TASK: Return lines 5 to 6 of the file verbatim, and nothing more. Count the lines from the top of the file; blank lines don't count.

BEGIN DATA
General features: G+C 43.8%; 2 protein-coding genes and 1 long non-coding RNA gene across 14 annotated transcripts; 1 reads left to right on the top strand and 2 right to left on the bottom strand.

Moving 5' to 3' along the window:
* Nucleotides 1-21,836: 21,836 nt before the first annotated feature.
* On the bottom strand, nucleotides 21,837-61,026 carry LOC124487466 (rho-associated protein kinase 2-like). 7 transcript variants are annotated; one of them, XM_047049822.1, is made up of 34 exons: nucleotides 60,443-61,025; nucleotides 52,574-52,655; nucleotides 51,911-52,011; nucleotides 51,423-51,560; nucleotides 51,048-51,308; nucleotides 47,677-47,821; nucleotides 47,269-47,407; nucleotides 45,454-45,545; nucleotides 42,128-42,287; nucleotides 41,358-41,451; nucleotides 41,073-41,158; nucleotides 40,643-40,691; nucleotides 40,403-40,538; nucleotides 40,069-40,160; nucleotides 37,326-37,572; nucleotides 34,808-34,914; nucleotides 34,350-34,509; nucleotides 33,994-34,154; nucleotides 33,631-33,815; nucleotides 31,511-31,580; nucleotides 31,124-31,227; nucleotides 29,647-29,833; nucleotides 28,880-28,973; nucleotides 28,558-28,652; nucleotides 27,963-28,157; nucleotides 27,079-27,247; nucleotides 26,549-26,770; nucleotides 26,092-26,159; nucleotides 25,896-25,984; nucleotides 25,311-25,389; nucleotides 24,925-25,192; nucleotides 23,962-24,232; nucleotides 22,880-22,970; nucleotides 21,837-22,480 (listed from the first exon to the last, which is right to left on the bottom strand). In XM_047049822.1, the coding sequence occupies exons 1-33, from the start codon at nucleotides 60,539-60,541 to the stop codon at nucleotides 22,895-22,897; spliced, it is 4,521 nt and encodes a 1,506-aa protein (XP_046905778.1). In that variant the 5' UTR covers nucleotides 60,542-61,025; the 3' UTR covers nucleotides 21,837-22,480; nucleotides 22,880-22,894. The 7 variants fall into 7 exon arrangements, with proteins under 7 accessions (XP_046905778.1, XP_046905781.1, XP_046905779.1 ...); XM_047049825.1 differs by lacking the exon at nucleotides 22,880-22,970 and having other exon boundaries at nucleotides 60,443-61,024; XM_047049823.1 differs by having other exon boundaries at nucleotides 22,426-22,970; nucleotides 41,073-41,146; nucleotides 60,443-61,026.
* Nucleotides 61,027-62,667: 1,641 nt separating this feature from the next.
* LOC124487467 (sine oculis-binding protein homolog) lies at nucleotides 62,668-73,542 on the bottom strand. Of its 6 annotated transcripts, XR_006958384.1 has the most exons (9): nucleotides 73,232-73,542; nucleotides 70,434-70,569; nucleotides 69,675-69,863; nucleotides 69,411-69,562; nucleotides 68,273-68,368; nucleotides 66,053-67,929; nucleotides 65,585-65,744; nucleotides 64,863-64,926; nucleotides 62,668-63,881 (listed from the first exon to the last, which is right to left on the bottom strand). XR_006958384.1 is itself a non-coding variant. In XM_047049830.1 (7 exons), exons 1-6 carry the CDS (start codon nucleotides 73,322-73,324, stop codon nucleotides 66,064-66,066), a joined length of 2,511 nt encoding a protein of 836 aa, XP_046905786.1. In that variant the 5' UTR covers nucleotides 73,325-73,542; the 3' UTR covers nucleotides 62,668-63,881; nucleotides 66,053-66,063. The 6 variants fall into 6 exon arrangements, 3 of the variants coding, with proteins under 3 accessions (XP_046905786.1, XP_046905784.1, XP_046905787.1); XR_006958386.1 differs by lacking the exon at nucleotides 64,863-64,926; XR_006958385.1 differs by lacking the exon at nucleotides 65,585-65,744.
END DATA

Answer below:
* Nucleotides 61,027-62,667: 1,641 nt separating this feature from the next.
* LOC124487467 (sine oculis-binding protein homolog) lies at nucleotides 62,668-73,542 on the bottom strand. Of its 6 annotated transcripts, XR_006958384.1 has the most exons (9): nucleotides 73,232-73,542; nucleotides 70,434-70,569; nucleotides 69,675-69,863; nucleotides 69,411-69,562; nucleotides 68,273-68,368; nucleotides 66,053-67,929; nucleotides 65,585-65,744; nucleotides 64,863-64,926; nucleotides 62,668-63,881 (listed from the first exon to the last, which is right to left on the bottom strand). XR_006958384.1 is itself a non-coding variant. In XM_047049830.1 (7 exons), exons 1-6 carry the CDS (start codon nucleotides 73,322-73,324, stop codon nucleotides 66,064-66,066), a joined length of 2,511 nt encoding a protein of 836 aa, XP_046905786.1. In that variant the 5' UTR covers nucleotides 73,325-73,542; the 3' UTR covers nucleotides 62,668-63,881; nucleotides 66,053-66,063. The 6 variants fall into 6 exon arrangements, 3 of the variants coding, with proteins under 3 accessions (XP_046905786.1, XP_046905784.1, XP_046905787.1); XR_006958386.1 differs by lacking the exon at nucleotides 64,863-64,926; XR_006958385.1 differs by lacking the exon at nucleotides 65,585-65,744.